Thursday, April 24, 2014

The lovers of Teruel

Silly girl, silly boy. 

Each February since 1996, the city of Teruel has celebrated a reenactment of the wedding of Isabel de Segura.


Spoiler: This is a medieval tale, and they loved tragic endings back then, so get out your kleenex.

In 1217 in the city of Teruel in east-central Spain, Isabel de Segura and Juan Diego Martínez de Marcilla grew up together and fell in love. Both were of noble families, in fact the Seguras were very rich.

Some versions of the story say the Marcillas had fallen on hard times, others say that as the second son, Diego inherited only a horse, but both Diego and Isabel knew her parents would never grant him permission to marry her if he was poor. Some versions of the story says Diego talked to her father, others say he spoke only to Isabel, but in any case they reached an agreement: he would have exactly five years to seek his fortune. And so he rode off.

For five years, Isabel waited with no news from Diego while she fended off suitors, claiming that she had vowed to remain a virgin until age 20 and that no woman should marry until she knew how to run a household. At exactly five years, her father gave her in marriage to Pedro de Azagara.

As Teruel celebrated the wedding, city guards announced a commotion at a gate: Diego was arriving, and he was rich. She had started counting five years from the day they made their agreement, and he began his count on the following day.

That night, he snuck into the newlyweds’ bedchamber, woke Isabel, and begged: “Kiss me, for I am dying.” She refused out of dedication to her new husband. Diego fell dead next to the bed. She woke Pedro, who praised her virtue but feared he would be blamed for Diego’s death, so their servants quietly carried his body to his parents’ home.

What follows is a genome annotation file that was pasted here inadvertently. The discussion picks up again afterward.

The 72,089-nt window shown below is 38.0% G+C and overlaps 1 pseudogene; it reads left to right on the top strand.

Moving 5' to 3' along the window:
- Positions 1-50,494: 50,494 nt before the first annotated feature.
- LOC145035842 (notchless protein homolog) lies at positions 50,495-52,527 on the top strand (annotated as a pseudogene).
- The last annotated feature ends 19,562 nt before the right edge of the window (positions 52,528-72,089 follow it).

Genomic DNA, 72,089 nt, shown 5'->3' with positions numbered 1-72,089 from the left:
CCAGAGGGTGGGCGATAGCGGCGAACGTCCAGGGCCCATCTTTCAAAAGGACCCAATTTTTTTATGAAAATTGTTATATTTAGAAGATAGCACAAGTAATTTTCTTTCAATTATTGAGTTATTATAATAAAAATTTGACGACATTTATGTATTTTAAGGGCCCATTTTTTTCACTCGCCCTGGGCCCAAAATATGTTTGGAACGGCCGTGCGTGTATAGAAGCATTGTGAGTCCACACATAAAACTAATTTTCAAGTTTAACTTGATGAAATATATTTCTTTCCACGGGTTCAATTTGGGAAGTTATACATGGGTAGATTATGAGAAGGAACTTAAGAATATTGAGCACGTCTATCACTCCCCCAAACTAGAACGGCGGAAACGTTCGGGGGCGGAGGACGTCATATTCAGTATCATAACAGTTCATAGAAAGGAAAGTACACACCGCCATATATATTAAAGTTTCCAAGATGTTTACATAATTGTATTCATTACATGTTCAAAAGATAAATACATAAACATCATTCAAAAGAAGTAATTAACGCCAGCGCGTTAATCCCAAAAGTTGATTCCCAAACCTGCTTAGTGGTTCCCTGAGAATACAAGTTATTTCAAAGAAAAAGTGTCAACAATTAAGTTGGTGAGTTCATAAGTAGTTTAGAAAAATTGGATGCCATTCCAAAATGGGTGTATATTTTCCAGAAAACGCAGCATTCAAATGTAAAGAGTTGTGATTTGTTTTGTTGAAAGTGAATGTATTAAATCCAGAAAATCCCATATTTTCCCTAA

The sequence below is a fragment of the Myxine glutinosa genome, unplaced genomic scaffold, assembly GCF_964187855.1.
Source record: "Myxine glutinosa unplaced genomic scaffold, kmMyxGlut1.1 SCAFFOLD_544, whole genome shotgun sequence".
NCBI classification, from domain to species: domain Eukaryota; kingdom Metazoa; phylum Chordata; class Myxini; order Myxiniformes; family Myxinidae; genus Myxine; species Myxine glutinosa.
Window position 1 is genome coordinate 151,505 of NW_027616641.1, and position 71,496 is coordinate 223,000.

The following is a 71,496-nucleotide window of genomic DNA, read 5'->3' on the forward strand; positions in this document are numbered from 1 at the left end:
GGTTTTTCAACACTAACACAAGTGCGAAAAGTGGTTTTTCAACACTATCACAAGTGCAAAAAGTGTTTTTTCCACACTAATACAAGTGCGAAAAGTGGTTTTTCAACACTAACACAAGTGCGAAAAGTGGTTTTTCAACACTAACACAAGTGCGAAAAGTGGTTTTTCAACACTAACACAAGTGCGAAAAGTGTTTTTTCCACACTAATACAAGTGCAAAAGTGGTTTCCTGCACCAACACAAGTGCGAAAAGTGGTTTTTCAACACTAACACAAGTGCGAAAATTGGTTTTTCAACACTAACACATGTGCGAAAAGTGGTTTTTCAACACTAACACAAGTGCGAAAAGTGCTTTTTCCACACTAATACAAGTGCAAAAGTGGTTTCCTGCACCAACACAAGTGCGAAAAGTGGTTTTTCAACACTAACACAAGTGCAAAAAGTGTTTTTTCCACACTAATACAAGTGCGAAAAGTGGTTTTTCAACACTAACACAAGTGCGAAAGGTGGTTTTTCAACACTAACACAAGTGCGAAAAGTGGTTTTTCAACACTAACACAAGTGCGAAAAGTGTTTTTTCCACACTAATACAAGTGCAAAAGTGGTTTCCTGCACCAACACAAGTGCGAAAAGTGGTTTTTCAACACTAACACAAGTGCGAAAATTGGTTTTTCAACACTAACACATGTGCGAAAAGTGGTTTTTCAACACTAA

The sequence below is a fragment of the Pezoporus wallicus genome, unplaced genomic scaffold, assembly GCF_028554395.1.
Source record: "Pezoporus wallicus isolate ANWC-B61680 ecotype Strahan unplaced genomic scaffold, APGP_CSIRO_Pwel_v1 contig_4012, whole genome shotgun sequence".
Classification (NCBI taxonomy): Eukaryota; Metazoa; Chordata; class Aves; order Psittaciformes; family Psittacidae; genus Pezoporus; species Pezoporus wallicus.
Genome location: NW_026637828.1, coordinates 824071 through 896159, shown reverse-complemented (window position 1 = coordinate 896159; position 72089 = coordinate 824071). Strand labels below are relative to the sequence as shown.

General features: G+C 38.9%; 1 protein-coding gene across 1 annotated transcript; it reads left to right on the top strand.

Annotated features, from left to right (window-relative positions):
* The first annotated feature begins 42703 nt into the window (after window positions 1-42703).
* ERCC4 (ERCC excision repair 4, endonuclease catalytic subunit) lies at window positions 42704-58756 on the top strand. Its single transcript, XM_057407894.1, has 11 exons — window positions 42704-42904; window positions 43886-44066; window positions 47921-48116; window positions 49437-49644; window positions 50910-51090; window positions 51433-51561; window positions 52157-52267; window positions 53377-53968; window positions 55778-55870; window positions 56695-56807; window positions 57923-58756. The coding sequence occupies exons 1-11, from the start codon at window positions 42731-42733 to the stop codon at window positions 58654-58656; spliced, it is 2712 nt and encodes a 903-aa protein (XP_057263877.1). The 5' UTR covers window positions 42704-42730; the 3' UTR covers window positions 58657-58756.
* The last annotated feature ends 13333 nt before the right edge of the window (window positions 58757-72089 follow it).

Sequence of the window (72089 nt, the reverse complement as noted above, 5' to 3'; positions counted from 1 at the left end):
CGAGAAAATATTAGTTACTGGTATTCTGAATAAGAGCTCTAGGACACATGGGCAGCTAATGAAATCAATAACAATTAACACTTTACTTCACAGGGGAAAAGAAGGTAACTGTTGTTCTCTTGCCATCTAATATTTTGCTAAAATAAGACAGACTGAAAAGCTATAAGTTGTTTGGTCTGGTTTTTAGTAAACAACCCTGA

The next day during the funeral, a woman walked into the church and proceeded toward the altar: Isabel, in her splendid wedding dress. She stopped at the corpse of her beloved Diego, bent to kiss him, and after she did, fell dead on top of him.

They were buried together, finally united in love for eternity.

The legend spread and gave rise to the refrain: “Los amantes de Teruel, tonta ella, tonto él.” The lovers of Teruel, silly girl, silly boy, commenting on the way passion can give rise to misfortune.  

Is this story true?

 Maybe. In Italy in 1353, Boccaccio told a similar story about Girolamo and Salvestra, and he may have borrowed it from Spanish folklore. In Spain, writers including Tirso de Molina and Tomás Bretón have also dramatized the story.

In 1555, the bodies of the lovers (or of some people) were exhumed and found to have mummified, which is not unusual in Spain’s dry climate, and they were placed into beautiful new marble tombs sculpted by Juan de Ávalos in San Pedro Church. The two lovers are carved into the lids of their tombs, and their outstretched hands almost touch. On the sides of the tombs, open stonework filigree allows visitors to view their mummified remains.

If you can’t get to Teruel to visit the mausoleum, you can visit the website of “The Lovers Foundation” here.

But if you can get to Teruel, each February it hosts a city-wide recreation of the tale with plenty of medieval festivities, as you can see in the promotional video for 2013: food, dance, and spectacle.


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